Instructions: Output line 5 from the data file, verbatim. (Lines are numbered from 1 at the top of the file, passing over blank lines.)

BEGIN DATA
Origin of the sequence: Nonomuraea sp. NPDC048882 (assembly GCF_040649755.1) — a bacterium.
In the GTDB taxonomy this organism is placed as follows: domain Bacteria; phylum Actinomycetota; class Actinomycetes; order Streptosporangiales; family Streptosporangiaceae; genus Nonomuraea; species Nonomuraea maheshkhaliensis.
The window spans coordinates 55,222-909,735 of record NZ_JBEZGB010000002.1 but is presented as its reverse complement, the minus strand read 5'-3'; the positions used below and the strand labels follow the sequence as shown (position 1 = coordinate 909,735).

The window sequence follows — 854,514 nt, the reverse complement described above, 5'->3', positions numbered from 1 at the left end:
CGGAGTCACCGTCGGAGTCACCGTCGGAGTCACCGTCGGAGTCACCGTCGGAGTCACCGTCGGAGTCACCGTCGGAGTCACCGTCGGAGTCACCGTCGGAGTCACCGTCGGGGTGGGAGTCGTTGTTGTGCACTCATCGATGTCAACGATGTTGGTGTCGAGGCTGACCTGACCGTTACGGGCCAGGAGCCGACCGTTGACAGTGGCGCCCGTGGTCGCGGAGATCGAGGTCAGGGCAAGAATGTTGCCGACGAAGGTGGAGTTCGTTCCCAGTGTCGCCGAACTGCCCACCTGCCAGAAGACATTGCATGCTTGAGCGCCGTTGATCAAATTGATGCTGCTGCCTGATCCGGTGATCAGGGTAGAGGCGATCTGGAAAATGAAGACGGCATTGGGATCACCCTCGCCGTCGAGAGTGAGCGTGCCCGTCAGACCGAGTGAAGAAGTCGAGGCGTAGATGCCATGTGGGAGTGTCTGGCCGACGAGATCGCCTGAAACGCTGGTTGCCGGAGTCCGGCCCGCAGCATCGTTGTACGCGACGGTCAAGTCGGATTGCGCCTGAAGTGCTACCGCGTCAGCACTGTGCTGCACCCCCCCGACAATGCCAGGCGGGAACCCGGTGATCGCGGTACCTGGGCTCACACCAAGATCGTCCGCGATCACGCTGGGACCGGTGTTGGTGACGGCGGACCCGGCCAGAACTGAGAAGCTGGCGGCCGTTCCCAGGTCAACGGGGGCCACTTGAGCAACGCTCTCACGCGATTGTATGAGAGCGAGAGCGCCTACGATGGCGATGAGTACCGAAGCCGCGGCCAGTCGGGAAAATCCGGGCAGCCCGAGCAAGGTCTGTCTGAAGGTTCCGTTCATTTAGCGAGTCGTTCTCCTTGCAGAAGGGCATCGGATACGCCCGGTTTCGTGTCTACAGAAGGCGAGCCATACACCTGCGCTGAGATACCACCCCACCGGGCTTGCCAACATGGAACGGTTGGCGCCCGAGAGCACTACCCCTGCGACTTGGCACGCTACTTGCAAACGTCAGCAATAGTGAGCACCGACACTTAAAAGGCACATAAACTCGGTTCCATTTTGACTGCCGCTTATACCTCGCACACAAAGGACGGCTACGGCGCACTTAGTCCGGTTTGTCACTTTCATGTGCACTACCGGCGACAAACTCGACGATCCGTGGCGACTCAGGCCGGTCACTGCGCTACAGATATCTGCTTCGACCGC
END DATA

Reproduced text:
CGGAGTCACCGTCGGAGTCACCGTCGGAGTCACCGTCGGAGTCACCGTCGGAGTCACCGTCGGAGTCACCGTCGGAGTCACCGTCGGAGTCACCGTCGGAGTCACCGTCGGGGTGGGAGTCGTTGTTGTGCACTCATCGATGTCAACGATGTTGGTGTCGAGGCTGACCTGACCGTTACGGGCCAGGAGCCGACCGTTGACAGTGGCGCCCGTGGTCGCGGAGATCGAGGTCAGGGCAAGAATGTTGCCGACGAAGGTGGAGTTCGTTCCCAGTGTCGCCGAACTGCCCACCTGCCAGAAGACATTGCATGCTTGAGCGCCGTTGATCAAATTGATGCTGCTGCCTGATCCGGTGATCAGGGTAGAGGCGATCTGGAAAATGAAGACGGCATTGGGATCACCCTCGCCGTCGAGAGTGAGCGTGCCCGTCAGACCGAGTGAAGAAGTCGAGGCGTAGATGCCATGTGGGAGTGTCTGGCCGACGAGATCGCCTGAAACGCTGGTTGCCGGAGTCCGGCCCGCAGCATCGTTGTACGCGACGGTCAAGTCGGATTGCGCCTGAAGTGCTACCGCGTCAGCACTGTGCTGCACCCCCCCGACAATGCCAGGCGGGAACCCGGTGATCGCGGTACCTGGGCTCACACCAAGATCGTCCGCGATCACGCTGGGACCGGTGTTGGTGACGGCGGACCCGGCCAGAACTGAGAAGCTGGCGGCCGTTCCCAGGTCAACGGGGGCCACTTGAGCAACGCTCTCACGCGATTGTATGAGAGCGAGAGCGCCTACGATGGCGATGAGTACCGAAGCCGCGGCCAGTCGGGAAAATCCGGGCAGCCCGAGCAAGGTCTGTCTGAAGGTTCCGTTCATTTAGCGAGTCGTTCTCCTTGCAGAAGGGCATCGGATACGCCCGGTTTCGTGTCTACAGAAGGCGAGCCATACACCTGCGCTGAGATACCACCCCACCGGGCTTGCCAACATGGAACGGTTGGCGCCCGAGAGCACTACCCCTGCGACTTGGCACGCTACTTGCAAACGTCAGCAATAGTGAGCACCGACACTTAAAAGGCACATAAACTCGGTTCCATTTTGACTGCCGCTTATACCTCGCACACAAAGGACGGCTACGGCGCACTTAGTCCGGTTTGTCACTTTCATGTGCACTACCGGCGACAAACTCGACGATCCGTGGCGACTCAGGCCGGTCACTGCGCTACAGATATCTGCTTCGACCGC